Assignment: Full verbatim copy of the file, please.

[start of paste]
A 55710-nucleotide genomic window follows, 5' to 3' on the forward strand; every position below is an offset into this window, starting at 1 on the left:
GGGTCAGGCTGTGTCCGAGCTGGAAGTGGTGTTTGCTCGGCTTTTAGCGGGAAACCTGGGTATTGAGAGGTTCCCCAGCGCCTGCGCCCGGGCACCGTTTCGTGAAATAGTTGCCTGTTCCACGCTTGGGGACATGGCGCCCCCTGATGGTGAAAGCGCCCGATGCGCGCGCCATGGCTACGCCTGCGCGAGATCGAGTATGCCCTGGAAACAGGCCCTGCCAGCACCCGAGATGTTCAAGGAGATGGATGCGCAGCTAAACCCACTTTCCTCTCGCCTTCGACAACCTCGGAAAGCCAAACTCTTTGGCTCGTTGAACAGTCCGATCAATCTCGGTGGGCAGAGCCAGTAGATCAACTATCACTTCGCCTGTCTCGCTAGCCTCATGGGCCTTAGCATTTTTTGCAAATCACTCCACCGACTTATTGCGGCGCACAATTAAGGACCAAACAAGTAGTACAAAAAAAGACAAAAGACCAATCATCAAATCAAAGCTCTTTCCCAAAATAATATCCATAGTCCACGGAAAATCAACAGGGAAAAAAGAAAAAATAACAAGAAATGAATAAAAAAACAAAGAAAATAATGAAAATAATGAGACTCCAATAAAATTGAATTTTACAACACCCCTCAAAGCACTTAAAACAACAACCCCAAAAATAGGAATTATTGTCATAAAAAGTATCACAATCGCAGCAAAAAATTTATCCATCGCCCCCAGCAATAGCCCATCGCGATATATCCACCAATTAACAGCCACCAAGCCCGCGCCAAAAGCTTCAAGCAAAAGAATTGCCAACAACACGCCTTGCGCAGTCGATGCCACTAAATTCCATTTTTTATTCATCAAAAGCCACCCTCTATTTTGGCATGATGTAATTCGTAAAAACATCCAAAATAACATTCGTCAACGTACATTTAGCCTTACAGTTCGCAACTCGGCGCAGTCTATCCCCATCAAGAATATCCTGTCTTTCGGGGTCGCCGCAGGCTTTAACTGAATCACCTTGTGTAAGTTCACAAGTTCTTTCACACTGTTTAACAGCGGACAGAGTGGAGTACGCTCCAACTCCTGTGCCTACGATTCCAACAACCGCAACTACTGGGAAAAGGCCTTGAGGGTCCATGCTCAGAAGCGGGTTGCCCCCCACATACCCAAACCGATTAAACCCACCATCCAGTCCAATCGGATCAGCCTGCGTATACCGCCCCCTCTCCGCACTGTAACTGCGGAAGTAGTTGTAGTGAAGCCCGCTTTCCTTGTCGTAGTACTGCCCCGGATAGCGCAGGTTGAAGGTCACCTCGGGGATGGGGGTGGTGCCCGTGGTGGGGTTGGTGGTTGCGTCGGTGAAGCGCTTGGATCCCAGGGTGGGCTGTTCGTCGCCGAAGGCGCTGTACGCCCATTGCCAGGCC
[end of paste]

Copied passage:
A 55710-nucleotide genomic window follows, 5' to 3' on the forward strand; every position below is an offset into this window, starting at 1 on the left:
GGGTCAGGCTGTGTCCGAGCTGGAAGTGGTGTTTGCTCGGCTTTTAGCGGGAAACCTGGGTATTGAGAGGTTCCCCAGCGCCTGCGCCCGGGCACCGTTTCGTGAAATAGTTGCCTGTTCCACGCTTGGGGACATGGCGCCCCCTGATGGTGAAAGCGCCCGATGCGCGCGCCATGGCTACGCCTGCGCGAGATCGAGTATGCCCTGGAAACAGGCCCTGCCAGCACCCGAGATGTTCAAGGAGATGGATGCGCAGCTAAACCCACTTTCCTCTCGCCTTCGACAACCTCGGAAAGCCAAACTCTTTGGCTCGTTGAACAGTCCGATCAATCTCGGTGGGCAGAGCCAGTAGATCAACTATCACTTCGCCTGTCTCGCTAGCCTCATGGGCCTTAGCATTTTTTGCAAATCACTCCACCGACTTATTGCGGCGCACAATTAAGGACCAAACAAGTAGTACAAAAAAAGACAAAAGACCAATCATCAAATCAAAGCTCTTTCCCAAAATAATATCCATAGTCCACGGAAAATCAACAGGGAAAAAAGAAAAAATAACAAGAAATGAATAAAAAAACAAAGAAAATAATGAAAATAATGAGACTCCAATAAAATTGAATTTTACAACACCCCTCAAAGCACTTAAAACAACAACCCCAAAAATAGGAATTATTGTCATAAAAAGTATCACAATCGCAGCAAAAAATTTATCCATCGCCCCCAGCAATAGCCCATCGCGATATATCCACCAATTAACAGCCACCAAGCCCGCGCCAAAAGCTTCAAGCAAAAGAATTGCCAACAACACGCCTTGCGCAGTCGATGCCACTAAATTCCATTTTTTATTCATCAAAAGCCACCCTCTATTTTGGCATGATGTAATTCGTAAAAACATCCAAAATAACATTCGTCAACGTACATTTAGCCTTACAGTTCGCAACTCGGCGCAGTCTATCCCCATCAAGAATATCCTGTCTTTCGGGGTCGCCGCAGGCTTTAACTGAATCACCTTGTGTAAGTTCACAAGTTCTTTCACACTGTTTAACAGCGGACAGAGTGGAGTACGCTCCAACTCCTGTGCCTACGATTCCAACAACCGCAACTACTGGGAAAAGGCCTTGAGGGTCCATGCTCAGAAGCGGGTTGCCCCCCACATACCCAAACCGATTAAACCCACCATCCAGTCCAATCGGATCAGCCTGCGTATACCGCCCCCTCTCCGCACTGTAACTGCGGAAGTAGTTGTAGTGAAGCCCGCTTTCCTTGTCGTAGTACTGCCCCGGATAGCGCAGGTTGAAGGTCACCTCGGGGATGGGGGTGGTGCCCGTGGTGGGGTTGGTGGTTGCGTCGGTGAAGCGCTTGGATCCCAGGGTGGGCTGTTCGTCGCCGAAGGCGCTGTACGCCCATTGCCAGGCC